WOMEN'S HEALTH
PROGRAMS
HOME: Nari Jagran Manch / DWP

Women's Health Programs

February 2007 Dalit Women Power started to develop a health program. We spent time with DWP staff discussing what the greatest needs were in terms of health care. We also met with a few other NGOs and a few doctors and nurses.

We then lead a five day training course for 20 women on basic health care: how to detect diseases, how to treat them, how to prevent them, when to go to the doctor. The women were very happy to be in ‘school’ for a few days. Most of them are illiterate, and have never had the luxury of going to school or of someone explaining things to them and expecting them to understand. We had many lively discussions and also spend a couple of afternoons making home remedies. There was a great interest in family planning and women’s health. The women were eager to learn about contraceptives (many of them had never seen a condom) and how to prevent common illnesses, such as prolapsed uterus.

On the sixth day of our training program we did a train-the-trainer day where the women learned how to teach the things they learned to the other women in their village groups.

And we also discussed how we will now build on this program. We are planning to offer subsidized contraceptives in the villages as well as vitamins and iron pills for pregnant women. This way, the women do not need to go to the pharmacy and are at the same time educated by their peers about health care and how to take the medicine.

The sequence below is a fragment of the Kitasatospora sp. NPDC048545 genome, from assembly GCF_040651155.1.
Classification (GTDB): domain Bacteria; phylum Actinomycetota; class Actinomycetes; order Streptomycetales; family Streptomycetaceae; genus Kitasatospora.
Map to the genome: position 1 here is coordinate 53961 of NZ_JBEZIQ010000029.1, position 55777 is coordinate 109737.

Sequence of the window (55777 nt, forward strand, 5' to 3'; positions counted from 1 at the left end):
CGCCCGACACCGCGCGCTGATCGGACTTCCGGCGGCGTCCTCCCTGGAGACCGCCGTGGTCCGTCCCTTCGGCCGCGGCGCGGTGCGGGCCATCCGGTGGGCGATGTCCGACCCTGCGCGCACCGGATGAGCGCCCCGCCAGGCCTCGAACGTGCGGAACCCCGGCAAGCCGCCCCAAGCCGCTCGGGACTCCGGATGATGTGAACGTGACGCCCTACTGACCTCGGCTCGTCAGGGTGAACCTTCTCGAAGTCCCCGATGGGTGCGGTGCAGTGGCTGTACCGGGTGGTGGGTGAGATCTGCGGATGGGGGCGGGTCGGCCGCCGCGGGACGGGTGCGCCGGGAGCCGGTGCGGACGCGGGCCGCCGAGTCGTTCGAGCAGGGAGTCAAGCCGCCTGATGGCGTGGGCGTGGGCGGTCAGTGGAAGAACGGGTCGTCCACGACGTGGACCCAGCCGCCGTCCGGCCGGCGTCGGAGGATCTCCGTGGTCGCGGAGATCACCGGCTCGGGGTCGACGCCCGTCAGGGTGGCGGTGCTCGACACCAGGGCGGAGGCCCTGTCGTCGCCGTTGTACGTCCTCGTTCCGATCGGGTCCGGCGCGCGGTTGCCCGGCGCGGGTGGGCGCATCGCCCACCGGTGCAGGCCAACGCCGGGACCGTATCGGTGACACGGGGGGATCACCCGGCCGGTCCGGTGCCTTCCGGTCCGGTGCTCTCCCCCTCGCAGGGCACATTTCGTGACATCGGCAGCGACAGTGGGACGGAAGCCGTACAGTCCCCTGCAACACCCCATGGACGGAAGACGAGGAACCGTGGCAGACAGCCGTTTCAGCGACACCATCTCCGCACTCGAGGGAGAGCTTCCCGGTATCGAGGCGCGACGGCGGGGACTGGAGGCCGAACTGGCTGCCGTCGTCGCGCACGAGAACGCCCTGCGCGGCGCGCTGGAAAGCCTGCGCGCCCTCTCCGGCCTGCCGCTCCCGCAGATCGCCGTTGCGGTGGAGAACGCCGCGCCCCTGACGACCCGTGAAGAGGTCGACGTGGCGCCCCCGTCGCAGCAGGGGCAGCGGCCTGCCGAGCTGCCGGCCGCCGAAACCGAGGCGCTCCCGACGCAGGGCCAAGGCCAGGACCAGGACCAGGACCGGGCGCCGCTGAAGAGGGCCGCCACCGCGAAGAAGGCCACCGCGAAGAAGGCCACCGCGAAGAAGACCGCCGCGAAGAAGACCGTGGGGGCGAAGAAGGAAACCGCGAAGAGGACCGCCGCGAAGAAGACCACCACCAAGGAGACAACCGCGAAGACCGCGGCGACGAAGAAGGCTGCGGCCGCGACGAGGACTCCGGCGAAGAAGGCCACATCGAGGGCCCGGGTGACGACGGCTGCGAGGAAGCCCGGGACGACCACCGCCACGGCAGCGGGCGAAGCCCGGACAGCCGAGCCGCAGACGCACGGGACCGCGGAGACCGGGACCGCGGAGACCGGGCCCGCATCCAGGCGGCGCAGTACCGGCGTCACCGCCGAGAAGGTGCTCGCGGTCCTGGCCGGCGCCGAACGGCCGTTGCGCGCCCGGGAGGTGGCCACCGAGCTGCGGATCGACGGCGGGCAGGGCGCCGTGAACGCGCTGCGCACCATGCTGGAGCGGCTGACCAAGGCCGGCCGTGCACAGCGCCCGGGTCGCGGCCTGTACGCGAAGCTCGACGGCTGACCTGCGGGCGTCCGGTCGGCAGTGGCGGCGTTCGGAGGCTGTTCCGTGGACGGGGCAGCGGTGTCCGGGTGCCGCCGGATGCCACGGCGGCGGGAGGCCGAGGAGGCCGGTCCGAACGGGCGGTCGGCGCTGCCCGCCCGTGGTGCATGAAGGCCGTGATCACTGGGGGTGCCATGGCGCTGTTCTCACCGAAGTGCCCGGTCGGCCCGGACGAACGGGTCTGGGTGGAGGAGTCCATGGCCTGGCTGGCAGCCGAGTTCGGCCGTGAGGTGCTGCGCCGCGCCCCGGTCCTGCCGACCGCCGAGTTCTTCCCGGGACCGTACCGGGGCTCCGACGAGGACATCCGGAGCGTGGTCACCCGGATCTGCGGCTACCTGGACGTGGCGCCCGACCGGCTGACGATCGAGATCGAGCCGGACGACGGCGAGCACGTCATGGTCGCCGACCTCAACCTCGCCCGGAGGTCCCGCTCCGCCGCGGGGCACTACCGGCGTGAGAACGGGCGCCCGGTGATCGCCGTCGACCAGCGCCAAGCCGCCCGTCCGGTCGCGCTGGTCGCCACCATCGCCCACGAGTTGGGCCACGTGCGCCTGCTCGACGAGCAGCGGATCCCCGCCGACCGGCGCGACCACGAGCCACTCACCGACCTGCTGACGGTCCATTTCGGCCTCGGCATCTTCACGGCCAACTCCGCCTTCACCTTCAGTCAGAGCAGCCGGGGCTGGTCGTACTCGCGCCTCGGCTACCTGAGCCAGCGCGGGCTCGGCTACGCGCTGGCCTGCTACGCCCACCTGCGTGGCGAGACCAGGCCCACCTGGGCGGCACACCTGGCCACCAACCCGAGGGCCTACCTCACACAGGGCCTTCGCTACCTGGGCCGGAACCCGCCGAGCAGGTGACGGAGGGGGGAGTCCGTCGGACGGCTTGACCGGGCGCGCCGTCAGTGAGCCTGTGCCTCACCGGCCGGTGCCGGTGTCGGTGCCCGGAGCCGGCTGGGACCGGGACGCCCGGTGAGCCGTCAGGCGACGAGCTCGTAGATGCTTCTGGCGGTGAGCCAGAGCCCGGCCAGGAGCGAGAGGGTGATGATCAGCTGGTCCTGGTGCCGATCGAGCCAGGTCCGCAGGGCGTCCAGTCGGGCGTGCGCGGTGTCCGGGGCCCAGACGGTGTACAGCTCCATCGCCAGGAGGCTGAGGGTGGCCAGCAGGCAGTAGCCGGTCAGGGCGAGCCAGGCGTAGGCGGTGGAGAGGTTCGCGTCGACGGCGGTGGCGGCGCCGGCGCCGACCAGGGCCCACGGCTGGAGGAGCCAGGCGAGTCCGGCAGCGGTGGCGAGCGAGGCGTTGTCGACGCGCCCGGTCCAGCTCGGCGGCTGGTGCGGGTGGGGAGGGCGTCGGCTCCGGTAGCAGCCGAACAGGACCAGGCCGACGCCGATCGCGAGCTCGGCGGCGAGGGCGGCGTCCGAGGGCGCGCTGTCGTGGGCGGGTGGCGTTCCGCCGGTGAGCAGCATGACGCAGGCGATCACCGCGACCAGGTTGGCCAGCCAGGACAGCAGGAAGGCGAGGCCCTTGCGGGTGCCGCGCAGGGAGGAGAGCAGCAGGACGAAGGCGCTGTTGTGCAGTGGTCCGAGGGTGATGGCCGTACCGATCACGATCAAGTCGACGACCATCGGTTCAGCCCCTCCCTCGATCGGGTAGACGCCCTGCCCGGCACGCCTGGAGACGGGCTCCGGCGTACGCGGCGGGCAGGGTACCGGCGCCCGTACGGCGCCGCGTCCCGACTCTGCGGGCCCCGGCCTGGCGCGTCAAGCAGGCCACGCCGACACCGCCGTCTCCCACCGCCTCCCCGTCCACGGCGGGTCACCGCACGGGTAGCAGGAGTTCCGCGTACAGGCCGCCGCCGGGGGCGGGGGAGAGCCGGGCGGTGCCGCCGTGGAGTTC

Unfortunately, the women of DWP have in many ways been cheated by modernity: they have forgotten much of their traditional knowledge – for example many house remedies have been lost or are considered ‘backwards’ but modern medicine is, because of financial but also social reasons, out of reach for these Dalits. All too often they are cheated by local ‘doctors’ or are forced to pay a fortune for treatment of illnesses that would have been easily preventable.

 

Tuberculosis, STDs, and polio are still very common, and although government programs are supposed to be in place, they are often non-functioning, corrupt (demand bribes) or of very poor quality. We are therefore planning a vaccination program for the children in the very remote villages. Government programs often don’t reach those places and also, the people there are afraid to have their kids immunized because no one ever bothered to explain to them how vaccines work and why they are important. DWP village leaders will now first go into these villages, educate the mothers about immunization and then a nurse will visit the places with the vaccines.

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